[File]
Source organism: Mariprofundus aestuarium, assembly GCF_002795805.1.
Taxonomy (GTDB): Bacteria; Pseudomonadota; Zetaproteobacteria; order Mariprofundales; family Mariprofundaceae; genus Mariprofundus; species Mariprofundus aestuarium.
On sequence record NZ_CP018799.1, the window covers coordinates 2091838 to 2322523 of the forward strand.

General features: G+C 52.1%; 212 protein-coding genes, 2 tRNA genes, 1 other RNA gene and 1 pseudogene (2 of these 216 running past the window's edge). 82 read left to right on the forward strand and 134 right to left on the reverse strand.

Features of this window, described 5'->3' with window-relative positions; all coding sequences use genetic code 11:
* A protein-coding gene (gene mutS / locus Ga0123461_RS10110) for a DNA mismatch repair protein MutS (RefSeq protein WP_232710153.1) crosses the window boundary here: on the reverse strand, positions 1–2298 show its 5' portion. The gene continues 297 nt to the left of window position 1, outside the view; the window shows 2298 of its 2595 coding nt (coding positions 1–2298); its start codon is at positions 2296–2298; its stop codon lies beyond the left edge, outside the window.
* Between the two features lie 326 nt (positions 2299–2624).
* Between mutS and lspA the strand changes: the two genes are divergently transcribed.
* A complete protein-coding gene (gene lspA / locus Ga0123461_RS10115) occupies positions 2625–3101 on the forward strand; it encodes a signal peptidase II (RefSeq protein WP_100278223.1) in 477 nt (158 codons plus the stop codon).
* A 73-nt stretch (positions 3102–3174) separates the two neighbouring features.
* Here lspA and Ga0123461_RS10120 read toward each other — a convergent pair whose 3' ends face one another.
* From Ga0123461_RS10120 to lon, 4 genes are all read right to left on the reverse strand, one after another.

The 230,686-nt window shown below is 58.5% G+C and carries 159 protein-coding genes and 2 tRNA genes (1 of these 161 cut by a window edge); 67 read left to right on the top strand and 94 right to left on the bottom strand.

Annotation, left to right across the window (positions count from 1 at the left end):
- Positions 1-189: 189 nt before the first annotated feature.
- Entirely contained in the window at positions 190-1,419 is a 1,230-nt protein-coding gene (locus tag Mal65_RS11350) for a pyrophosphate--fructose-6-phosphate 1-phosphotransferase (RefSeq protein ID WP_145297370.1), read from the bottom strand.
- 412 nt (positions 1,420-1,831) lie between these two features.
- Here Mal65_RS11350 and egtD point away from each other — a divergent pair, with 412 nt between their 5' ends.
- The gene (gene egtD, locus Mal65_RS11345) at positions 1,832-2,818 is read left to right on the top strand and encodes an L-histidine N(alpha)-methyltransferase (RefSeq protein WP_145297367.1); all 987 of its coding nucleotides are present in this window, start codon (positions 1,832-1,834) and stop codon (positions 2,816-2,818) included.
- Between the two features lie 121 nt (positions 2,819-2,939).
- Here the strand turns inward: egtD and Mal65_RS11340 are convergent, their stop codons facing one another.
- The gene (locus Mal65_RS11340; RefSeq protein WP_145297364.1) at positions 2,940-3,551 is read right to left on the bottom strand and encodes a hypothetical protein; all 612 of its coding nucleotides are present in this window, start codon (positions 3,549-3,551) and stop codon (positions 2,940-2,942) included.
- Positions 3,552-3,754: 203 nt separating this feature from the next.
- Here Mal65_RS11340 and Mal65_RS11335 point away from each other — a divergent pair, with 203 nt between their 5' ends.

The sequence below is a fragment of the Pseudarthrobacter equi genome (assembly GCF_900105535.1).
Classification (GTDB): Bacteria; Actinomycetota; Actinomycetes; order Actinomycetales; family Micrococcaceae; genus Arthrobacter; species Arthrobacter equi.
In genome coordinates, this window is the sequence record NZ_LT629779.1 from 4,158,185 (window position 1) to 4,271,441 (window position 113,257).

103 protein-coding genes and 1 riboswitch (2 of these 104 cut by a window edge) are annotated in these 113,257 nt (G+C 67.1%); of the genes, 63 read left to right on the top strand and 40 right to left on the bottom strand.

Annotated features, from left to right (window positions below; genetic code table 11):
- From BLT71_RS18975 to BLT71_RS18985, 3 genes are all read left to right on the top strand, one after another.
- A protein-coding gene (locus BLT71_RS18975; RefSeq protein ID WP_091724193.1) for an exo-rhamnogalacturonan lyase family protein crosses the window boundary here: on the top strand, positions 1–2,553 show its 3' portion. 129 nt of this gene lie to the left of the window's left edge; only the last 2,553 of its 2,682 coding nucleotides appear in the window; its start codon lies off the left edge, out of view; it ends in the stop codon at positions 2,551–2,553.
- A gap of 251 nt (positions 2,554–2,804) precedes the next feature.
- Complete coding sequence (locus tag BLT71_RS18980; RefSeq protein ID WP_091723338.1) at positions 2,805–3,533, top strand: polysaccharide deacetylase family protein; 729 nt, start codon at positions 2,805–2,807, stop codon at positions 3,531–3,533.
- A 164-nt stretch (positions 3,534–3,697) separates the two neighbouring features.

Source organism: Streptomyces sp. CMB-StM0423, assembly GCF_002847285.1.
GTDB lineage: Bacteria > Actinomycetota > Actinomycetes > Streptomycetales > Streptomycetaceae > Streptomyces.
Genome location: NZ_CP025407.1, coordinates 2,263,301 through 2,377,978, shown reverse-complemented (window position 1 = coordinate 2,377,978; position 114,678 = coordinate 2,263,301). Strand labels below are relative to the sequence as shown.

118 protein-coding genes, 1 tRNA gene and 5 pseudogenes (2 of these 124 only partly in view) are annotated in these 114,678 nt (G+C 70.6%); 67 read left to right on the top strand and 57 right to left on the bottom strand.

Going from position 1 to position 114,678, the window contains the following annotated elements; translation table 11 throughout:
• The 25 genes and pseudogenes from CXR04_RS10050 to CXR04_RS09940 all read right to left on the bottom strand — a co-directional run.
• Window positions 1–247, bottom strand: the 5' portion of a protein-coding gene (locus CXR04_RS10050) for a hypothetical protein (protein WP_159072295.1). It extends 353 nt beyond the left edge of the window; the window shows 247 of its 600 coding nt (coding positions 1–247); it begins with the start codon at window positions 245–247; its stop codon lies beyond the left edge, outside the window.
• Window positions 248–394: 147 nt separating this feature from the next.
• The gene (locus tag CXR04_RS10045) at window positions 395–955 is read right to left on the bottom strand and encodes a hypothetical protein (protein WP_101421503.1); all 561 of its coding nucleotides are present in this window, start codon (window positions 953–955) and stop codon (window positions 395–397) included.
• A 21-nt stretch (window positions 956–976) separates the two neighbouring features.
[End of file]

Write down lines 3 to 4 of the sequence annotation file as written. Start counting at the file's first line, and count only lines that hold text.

On sequence record NZ_CP018799.1, the window covers coordinates 2091838 to 2322523 of the forward strand.

General features: G+C 52.1%; 212 protein-coding genes, 2 tRNA genes, 1 other RNA gene and 1 pseudogene (2 of these 216 running past the window's edge). 82 read left to right on the forward strand and 134 right to left on the reverse strand.